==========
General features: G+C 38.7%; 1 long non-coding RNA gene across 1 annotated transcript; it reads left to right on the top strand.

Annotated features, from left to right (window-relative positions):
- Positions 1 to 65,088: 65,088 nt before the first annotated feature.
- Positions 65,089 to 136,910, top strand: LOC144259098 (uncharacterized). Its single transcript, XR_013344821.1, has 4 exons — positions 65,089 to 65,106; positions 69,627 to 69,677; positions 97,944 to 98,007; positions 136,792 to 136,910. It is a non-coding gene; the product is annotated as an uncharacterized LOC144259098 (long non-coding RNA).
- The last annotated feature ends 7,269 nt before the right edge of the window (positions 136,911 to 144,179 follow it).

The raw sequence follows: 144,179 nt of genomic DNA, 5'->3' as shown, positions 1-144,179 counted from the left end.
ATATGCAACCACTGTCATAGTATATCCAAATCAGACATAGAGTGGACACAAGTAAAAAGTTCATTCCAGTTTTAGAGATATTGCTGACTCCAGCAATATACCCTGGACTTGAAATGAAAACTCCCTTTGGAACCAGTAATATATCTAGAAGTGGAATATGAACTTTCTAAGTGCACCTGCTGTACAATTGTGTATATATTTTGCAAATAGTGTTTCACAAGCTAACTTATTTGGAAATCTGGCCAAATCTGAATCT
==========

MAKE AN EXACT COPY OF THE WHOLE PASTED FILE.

General features: G+C 38.7%; 1 long non-coding RNA gene across 1 annotated transcript; it reads left to right on the top strand.

Annotated features, from left to right (window-relative positions):
- Positions 1 to 65,088: 65,088 nt before the first annotated feature.
- Positions 65,089 to 136,910, top strand: LOC144259098 (uncharacterized). Its single transcript, XR_013344821.1, has 4 exons — positions 65,089 to 65,106; positions 69,627 to 69,677; positions 97,944 to 98,007; positions 136,792 to 136,910. It is a non-coding gene; the product is annotated as an uncharacterized LOC144259098 (long non-coding RNA).
- The last annotated feature ends 7,269 nt before the right edge of the window (positions 136,911 to 144,179 follow it).

The raw sequence follows: 144,179 nt of genomic DNA, 5'->3' as shown, positions 1-144,179 counted from the left end.
ATATGCAACCACTGTCATAGTATATCCAAATCAGACATAGAGTGGACACAAGTAAAAAGTTCATTCCAGTTTTAGAGATATTGCTGACTCCAGCAATATACCCTGGACTTGAAATGAAAACTCCCTTTGGAACCAGTAATATATCTAGAAGTGGAATATGAACTTTCTAAGTGCACCTGCTGTACAATTGTGTATATATTTTGCAAATAGTGTTTCACAAGCTAACTTATTTGGAAATCTGGCCAAATCTGAATCT